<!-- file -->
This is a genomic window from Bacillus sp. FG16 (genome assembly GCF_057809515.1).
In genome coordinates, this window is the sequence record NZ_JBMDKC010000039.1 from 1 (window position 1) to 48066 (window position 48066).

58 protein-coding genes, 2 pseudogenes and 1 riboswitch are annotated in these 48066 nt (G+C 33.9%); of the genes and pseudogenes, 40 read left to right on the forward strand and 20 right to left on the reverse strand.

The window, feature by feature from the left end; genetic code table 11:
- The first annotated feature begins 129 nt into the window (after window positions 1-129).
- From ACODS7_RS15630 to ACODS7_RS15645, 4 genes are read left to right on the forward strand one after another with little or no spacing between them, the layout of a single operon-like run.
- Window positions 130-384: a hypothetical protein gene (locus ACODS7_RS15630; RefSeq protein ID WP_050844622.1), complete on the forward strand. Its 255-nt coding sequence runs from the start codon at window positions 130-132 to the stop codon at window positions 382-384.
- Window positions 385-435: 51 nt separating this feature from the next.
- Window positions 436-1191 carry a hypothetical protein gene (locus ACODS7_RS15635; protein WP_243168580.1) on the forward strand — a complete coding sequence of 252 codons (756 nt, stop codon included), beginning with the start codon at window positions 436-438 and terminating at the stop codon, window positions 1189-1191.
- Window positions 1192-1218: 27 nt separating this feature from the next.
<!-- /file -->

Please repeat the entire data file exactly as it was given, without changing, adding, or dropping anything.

This is a genomic window from Bacillus sp. FG16 (genome assembly GCF_057809515.1).
In genome coordinates, this window is the sequence record NZ_JBMDKC010000039.1 from 1 (window position 1) to 48066 (window position 48066).

58 protein-coding genes, 2 pseudogenes and 1 riboswitch are annotated in these 48066 nt (G+C 33.9%); of the genes and pseudogenes, 40 read left to right on the forward strand and 20 right to left on the reverse strand.

The window, feature by feature from the left end; genetic code table 11:
- The first annotated feature begins 129 nt into the window (after window positions 1-129).
- From ACODS7_RS15630 to ACODS7_RS15645, 4 genes are read left to right on the forward strand one after another with little or no spacing between them, the layout of a single operon-like run.
- Window positions 130-384: a hypothetical protein gene (locus ACODS7_RS15630; RefSeq protein ID WP_050844622.1), complete on the forward strand. Its 255-nt coding sequence runs from the start codon at window positions 130-132 to the stop codon at window positions 382-384.
- Window positions 385-435: 51 nt separating this feature from the next.
- Window positions 436-1191 carry a hypothetical protein gene (locus ACODS7_RS15635; protein WP_243168580.1) on the forward strand — a complete coding sequence of 252 codons (756 nt, stop codon included), beginning with the start codon at window positions 436-438 and terminating at the stop codon, window positions 1189-1191.
- Window positions 1192-1218: 27 nt separating this feature from the next.